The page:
Hawks and doves crossed party lines, but generally Democrats by the end of the Vietnam War, and in the years after, pursued a more dovish foreign policy while Republicans came to be identified with a hawkish international posture. That dichotomy appears to continue today, and it has relevance as the 2016 presidential campaign heats up.
The very large, and still growing, field of Republican candidates shows unanimity on foreign policy. All of the contenders, with one possible exception, are vying to see who is the biggest hawk. On policy toward Israel, there is no difference, though they constantly up the rhetoric in trying to demonstrate who is most fervent in support of Benjamin Netanyahu.
Marco Rubio, who sits on the Senate Foreign Relations Committee, has made international affairs central to his White House bid, trying to portray himself as the Republican best equipped to navigate America through a chaotic and dangerous world. He has denounced President Obama’s normalization of relations with Cuba and has attacked the nuclear arms agreement with Iran, even though details about the deal are sketchy at best.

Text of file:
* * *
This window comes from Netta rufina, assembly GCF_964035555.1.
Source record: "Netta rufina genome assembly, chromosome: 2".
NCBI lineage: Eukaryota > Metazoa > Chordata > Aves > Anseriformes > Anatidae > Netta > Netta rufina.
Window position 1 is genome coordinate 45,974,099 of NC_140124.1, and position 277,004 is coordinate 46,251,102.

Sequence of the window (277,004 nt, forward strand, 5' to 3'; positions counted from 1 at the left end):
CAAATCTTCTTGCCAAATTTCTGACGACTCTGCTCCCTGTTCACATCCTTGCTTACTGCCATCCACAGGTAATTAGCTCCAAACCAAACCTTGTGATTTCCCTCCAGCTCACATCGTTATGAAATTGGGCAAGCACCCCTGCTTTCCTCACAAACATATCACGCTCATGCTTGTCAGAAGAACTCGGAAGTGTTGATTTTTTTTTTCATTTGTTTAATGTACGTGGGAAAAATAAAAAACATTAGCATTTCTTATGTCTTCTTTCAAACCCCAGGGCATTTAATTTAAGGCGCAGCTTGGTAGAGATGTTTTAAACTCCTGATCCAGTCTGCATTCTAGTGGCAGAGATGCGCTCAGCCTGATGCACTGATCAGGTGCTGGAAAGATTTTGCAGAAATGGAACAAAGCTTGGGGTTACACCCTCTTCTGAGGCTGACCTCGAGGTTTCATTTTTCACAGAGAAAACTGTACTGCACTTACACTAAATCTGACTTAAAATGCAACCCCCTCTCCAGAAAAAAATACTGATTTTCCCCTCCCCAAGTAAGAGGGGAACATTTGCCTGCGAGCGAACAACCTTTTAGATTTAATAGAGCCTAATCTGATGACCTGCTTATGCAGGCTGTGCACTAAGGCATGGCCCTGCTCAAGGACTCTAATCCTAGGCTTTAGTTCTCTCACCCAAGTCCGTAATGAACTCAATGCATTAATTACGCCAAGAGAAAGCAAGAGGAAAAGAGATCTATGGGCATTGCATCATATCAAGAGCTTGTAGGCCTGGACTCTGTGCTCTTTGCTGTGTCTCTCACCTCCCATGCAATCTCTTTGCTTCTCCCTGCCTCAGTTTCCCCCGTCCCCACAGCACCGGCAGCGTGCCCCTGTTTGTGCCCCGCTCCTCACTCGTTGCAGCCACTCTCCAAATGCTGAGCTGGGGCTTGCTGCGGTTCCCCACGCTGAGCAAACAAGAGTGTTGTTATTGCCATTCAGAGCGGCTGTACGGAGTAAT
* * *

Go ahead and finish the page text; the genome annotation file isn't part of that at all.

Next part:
Fellow Floridian Jeb Bush also denounces the rapprochement with Cuba. Bush favors tightening sanctions on Iran and has urged NATO to deploy more troops in Eastern Europe to counter Russian policy in Ukraine. Like his brother and father before him, Bush tends to see the world in Manichean terms, referring frequently to “evildoers” and “barbarians” who threaten American interests. “America needs to lead. America needs to stay engaged,” he argues. Bush denounces the withdrawal of American forces from Iraq, despite the unpopularity of President George W. Bush’s war in search of weapons of mass destruction.
Scott Walker is a neophyte on foreign policy who has demonstrated repeatedly his need to bone up on international relations. But the Wisconsin governor showed his mettle when he described how he would tackle the threat posed by ISIS. “If I can take on 100,000 protestors, I can do the same across the globe,” he said, comparing combatting terrorism internationally to battling organized labor in Wisconsin.